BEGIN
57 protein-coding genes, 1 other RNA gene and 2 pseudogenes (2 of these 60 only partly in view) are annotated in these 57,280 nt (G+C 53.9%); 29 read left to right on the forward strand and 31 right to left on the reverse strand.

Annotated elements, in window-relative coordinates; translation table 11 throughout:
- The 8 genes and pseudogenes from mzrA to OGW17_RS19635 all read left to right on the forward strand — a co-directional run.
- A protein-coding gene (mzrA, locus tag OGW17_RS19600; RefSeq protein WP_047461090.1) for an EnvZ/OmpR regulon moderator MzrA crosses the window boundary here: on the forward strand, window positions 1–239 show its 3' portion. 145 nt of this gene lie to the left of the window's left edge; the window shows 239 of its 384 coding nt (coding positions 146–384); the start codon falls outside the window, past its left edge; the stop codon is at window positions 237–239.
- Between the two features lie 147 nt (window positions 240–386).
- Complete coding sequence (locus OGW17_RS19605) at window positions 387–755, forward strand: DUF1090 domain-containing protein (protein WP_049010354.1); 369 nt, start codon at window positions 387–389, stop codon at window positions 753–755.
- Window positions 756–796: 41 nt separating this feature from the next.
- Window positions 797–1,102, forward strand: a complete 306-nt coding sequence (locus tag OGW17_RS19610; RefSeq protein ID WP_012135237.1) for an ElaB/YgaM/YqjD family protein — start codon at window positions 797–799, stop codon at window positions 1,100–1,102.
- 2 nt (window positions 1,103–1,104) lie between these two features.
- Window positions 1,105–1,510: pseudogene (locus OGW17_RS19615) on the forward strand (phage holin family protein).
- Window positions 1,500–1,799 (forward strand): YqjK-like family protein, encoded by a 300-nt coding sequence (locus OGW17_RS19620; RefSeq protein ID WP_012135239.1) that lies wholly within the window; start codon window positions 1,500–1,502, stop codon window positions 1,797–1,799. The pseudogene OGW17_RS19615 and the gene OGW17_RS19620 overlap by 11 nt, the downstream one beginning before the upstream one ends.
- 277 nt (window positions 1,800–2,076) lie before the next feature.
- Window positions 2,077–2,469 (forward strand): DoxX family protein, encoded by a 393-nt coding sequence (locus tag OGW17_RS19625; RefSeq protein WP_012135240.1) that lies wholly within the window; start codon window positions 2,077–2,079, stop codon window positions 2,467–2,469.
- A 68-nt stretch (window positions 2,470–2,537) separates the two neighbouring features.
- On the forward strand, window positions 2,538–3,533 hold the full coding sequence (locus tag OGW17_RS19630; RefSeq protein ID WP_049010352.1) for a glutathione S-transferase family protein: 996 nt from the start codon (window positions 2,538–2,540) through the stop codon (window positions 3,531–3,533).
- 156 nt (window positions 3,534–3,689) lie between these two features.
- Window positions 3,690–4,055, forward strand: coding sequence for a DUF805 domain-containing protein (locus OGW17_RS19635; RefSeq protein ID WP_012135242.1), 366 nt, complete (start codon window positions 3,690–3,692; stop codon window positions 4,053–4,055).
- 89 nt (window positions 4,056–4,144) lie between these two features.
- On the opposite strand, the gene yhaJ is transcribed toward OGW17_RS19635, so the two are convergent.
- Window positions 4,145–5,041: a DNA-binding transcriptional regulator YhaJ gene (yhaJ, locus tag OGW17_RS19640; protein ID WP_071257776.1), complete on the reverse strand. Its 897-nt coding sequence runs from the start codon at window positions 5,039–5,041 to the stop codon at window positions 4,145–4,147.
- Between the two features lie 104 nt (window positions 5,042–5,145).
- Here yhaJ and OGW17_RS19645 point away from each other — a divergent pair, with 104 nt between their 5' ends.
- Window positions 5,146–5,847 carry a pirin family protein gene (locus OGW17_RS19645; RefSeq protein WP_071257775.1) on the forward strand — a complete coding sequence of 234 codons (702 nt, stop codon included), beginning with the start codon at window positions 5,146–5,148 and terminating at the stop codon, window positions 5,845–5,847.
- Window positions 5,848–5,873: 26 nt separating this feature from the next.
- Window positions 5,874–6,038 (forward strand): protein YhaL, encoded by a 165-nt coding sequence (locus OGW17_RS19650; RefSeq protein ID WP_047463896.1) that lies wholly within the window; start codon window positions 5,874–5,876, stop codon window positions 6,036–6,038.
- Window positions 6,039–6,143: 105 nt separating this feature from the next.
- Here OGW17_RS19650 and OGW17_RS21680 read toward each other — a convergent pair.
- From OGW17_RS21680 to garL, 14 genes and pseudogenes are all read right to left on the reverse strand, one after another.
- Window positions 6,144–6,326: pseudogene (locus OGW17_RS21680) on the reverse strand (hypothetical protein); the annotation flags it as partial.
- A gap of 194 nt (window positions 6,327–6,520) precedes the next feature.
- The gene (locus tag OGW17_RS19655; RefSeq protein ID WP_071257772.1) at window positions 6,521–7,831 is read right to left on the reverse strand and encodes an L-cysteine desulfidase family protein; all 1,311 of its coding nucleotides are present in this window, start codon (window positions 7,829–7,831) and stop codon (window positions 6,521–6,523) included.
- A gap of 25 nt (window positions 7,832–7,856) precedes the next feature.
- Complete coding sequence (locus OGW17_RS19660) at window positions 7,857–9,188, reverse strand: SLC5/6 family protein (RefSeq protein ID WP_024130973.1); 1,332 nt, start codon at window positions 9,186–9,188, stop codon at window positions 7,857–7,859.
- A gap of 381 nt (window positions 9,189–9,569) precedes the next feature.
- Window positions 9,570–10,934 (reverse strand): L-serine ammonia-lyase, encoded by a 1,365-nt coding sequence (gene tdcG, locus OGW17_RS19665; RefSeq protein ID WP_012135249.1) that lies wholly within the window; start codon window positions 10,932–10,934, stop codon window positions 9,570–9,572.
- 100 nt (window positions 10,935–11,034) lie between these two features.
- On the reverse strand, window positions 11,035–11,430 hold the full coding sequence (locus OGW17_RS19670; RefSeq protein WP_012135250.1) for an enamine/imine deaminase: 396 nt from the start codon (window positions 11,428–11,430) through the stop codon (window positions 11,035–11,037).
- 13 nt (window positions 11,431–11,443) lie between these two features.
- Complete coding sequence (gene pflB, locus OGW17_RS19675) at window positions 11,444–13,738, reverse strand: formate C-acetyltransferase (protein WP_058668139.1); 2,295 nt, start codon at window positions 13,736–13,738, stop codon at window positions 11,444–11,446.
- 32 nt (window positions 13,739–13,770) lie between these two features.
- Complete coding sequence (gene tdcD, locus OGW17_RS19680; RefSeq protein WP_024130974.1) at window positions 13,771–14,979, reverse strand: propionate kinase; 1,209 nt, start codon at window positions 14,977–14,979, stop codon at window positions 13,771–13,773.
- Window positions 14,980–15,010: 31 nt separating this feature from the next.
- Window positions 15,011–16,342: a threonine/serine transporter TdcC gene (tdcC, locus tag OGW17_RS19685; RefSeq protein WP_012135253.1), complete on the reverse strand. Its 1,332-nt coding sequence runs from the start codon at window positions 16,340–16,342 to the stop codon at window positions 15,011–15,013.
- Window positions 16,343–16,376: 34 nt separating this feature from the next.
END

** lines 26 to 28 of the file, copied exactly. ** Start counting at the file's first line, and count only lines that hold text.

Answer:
- Window positions 6,039–6,143: 105 nt separating this feature from the next.
- Here OGW17_RS19650 and OGW17_RS21680 read toward each other — a convergent pair.
- From OGW17_RS21680 to garL, 14 genes and pseudogenes are all read right to left on the reverse strand, one after another.